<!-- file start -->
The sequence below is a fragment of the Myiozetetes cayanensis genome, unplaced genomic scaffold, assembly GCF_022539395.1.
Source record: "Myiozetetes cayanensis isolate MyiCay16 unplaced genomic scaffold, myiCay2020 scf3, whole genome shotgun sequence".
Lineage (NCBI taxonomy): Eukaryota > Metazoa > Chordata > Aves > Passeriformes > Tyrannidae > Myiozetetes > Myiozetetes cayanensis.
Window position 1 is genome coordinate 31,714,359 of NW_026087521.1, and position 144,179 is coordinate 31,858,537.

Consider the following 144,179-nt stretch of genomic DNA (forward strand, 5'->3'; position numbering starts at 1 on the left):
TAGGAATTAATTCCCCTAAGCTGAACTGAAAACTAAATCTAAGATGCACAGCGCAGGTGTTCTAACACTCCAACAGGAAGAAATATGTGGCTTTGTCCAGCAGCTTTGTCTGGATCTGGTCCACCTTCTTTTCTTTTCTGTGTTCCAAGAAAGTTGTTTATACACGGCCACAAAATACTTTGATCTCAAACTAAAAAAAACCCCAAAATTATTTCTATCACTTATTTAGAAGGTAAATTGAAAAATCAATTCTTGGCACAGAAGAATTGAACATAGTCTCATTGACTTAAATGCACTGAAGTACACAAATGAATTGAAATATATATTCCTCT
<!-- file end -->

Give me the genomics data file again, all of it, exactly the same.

The sequence below is a fragment of the Myiozetetes cayanensis genome, unplaced genomic scaffold, assembly GCF_022539395.1.
Source record: "Myiozetetes cayanensis isolate MyiCay16 unplaced genomic scaffold, myiCay2020 scf3, whole genome shotgun sequence".
Lineage (NCBI taxonomy): Eukaryota > Metazoa > Chordata > Aves > Passeriformes > Tyrannidae > Myiozetetes > Myiozetetes cayanensis.
Window position 1 is genome coordinate 31,714,359 of NW_026087521.1, and position 144,179 is coordinate 31,858,537.

Consider the following 144,179-nt stretch of genomic DNA (forward strand, 5'->3'; position numbering starts at 1 on the left):
TAGGAATTAATTCCCCTAAGCTGAACTGAAAACTAAATCTAAGATGCACAGCGCAGGTGTTCTAACACTCCAACAGGAAGAAATATGTGGCTTTGTCCAGCAGCTTTGTCTGGATCTGGTCCACCTTCTTTTCTTTTCTGTGTTCCAAGAAAGTTGTTTATACACGGCCACAAAATACTTTGATCTCAAACTAAAAAAAACCCCAAAATTATTTCTATCACTTATTTAGAAGGTAAATTGAAAAATCAATTCTTGGCACAGAAGAATTGAACATAGTCTCATTGACTTAAATGCACTGAAGTACACAAATGAATTGAAATATATATTCCTCT